Show to address sexual issues on campus
Gabriela Malespin | Tuesday, March 18, 2014
This Thursday, the Gender Studies department will host their annual production “Loyal Daughters and Sons” at the Carey Auditorium in Hesburgh Library.
“Loyal Daughters and Sons,” originally a thesis project from the gender studies department, is a series of monologues and theatrical performances detailing experiences from Notre Dame students regarding sexuality, gender and sexual assault on campus.
Senior Marissa Vos, director of the “Loyal Daughters and Sons,” said this year’s production aims to link sexual assault prevention with the concept of the Notre Dame community.
“This year we tried to revamp things a bit with the gender relations and gender studies departments. Our tagline this year is ‘Is this how you would treat your family?’” Vos said.
“We want to be true to what we always say, that we are a [Notre Dame] family. We can’t say that we are a family when people are suffering on campus.”
Vos said this year’s script includes both old and new monologues from students who have experienced problems with sexual assault or sexuality on campus.
“With all of the increased reporting, students felt like they could just come forward and tell their stories,” Vos said. “I’m hopeful that it’s something that people are more aware of, because [we] want to create a community where we feel comfortable talking about these kinds of things and [where] we are more active bystanders.”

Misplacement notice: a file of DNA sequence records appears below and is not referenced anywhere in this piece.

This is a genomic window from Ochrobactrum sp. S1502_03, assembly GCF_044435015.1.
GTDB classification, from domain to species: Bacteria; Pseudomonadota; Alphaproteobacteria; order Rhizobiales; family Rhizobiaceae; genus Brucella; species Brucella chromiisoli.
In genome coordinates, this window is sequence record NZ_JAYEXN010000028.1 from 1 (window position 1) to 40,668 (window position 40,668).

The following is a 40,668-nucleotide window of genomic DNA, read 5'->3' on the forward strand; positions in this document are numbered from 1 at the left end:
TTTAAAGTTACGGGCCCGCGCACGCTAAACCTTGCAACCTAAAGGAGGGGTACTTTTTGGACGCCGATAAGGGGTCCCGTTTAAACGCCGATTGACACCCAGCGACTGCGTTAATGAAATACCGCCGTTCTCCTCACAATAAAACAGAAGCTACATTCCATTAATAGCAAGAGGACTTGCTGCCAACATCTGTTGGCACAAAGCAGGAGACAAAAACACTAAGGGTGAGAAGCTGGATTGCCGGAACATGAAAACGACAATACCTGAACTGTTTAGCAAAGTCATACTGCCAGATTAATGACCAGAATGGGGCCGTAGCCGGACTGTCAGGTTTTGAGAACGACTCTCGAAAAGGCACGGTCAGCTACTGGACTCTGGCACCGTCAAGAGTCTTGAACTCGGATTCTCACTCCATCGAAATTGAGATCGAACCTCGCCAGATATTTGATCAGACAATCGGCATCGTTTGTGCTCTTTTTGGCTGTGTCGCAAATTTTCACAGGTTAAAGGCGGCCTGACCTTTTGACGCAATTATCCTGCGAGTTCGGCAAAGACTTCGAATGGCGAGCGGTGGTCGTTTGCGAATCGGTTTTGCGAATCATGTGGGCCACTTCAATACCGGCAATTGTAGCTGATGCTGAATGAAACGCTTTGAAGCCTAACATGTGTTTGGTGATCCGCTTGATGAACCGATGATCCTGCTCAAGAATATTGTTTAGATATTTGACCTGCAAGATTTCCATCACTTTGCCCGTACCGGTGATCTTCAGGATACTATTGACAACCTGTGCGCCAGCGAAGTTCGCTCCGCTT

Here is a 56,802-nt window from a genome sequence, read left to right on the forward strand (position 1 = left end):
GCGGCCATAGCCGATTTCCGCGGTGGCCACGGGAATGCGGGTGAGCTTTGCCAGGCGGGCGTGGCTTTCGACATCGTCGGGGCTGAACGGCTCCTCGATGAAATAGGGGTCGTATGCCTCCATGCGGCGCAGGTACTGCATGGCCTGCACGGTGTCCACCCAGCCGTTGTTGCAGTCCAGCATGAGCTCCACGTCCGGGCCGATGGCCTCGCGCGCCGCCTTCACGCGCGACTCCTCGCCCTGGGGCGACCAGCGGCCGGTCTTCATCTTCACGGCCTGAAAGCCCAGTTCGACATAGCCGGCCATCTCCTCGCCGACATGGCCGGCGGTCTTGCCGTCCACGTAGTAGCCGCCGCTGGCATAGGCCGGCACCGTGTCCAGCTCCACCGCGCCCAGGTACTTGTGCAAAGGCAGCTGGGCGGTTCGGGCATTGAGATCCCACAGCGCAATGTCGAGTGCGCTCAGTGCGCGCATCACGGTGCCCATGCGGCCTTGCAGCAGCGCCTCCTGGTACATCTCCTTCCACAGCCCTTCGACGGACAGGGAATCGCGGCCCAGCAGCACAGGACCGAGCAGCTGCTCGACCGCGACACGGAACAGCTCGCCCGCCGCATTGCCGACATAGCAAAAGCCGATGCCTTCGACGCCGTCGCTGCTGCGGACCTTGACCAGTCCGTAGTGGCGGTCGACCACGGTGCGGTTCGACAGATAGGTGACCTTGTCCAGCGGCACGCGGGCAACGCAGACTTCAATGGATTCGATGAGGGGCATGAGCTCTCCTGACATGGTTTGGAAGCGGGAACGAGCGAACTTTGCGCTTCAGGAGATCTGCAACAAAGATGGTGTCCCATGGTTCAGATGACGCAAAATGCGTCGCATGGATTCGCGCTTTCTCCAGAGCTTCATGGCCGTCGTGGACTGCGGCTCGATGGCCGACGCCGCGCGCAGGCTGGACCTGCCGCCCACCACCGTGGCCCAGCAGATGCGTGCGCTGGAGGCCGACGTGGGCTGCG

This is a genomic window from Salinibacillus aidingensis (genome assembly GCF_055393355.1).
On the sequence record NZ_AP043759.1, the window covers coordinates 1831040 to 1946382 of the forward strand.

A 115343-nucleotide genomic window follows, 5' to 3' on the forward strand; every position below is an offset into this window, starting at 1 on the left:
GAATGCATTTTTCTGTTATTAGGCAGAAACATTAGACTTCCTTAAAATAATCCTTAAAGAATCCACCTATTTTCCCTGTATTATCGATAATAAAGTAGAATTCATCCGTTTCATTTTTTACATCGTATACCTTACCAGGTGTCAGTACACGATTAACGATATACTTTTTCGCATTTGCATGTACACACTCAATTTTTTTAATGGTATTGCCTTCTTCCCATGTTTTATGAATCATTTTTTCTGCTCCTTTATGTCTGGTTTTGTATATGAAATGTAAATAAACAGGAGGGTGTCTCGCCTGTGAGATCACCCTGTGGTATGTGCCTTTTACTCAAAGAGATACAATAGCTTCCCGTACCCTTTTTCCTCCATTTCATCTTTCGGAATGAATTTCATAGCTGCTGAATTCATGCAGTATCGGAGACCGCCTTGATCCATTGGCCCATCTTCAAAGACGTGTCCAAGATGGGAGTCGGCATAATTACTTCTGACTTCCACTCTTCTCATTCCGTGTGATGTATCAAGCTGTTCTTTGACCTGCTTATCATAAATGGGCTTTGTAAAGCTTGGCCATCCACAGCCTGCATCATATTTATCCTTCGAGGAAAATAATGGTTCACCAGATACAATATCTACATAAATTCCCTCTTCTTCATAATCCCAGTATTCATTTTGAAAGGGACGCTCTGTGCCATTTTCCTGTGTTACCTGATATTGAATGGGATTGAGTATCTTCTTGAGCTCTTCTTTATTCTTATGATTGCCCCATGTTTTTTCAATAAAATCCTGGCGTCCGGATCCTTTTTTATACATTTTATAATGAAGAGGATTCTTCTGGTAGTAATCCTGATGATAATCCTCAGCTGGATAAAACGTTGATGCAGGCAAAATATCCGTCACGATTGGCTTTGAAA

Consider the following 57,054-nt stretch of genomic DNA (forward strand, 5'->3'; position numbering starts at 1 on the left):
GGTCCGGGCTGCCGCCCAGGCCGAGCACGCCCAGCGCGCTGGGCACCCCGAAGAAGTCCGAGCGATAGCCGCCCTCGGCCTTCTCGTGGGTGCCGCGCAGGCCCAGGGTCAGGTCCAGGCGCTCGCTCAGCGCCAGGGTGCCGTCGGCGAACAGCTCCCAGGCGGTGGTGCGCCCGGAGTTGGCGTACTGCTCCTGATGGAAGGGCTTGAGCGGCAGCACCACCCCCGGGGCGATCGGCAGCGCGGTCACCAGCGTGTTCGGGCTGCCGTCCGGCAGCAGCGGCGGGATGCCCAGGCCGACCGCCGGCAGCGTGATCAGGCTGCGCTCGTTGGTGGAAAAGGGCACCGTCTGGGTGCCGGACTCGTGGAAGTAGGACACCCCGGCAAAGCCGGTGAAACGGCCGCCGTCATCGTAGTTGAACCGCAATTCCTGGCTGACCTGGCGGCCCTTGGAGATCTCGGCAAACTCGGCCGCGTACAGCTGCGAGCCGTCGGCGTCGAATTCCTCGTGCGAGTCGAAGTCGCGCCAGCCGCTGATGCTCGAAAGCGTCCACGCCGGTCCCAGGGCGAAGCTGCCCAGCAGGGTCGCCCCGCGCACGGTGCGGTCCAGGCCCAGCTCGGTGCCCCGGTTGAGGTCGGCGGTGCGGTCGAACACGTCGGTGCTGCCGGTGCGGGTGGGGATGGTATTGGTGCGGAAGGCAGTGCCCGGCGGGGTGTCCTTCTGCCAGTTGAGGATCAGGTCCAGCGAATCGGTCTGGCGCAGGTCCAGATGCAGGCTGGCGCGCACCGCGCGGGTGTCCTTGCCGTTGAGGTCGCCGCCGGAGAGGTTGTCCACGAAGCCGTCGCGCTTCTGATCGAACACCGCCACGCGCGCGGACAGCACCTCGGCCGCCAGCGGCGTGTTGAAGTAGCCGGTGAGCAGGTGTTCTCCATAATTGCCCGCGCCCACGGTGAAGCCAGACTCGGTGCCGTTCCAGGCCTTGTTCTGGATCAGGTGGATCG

Vos said the increased awareness of sexual assault through freshman orientation activities has garnered an increased awareness and a greater understanding of the need to report sexual assault.
“The way we revamped the [freshman orientation] education program has made it clear to incoming freshman that reporting [assaults] is essential,” Vos said.
Vos is hopeful that this year’s show will be a follow up to the many sexual-assault-awareness campaigns on campus and will foster a greater sense of community regarding gender issues and acceptance.
“The purpose of the show is not to blame anyone,” Vos said. “The purpose is to come together and make it clear that we want to create a community where we prevent sexual assault and discrimination.”
Shelly Chatman, a writer for the show this year, said many of the interviews from students were left unchanged.
“A lot of the monologues are [a] literal word-for-word of what a person said, and some of the words are so powerful that I felt that they stood on their own,” Chatman said. “The purpose is to understand what [the person] wants us to take away from their stories and making that clear.
“It’s a show that tries to illustrate these issues in a way that’s very creative and helps start a dialogue. I feel that every single member of the Notre Dame community could learn something from this show.”
The show opens Thursday and has performances Friday and Saturday as well.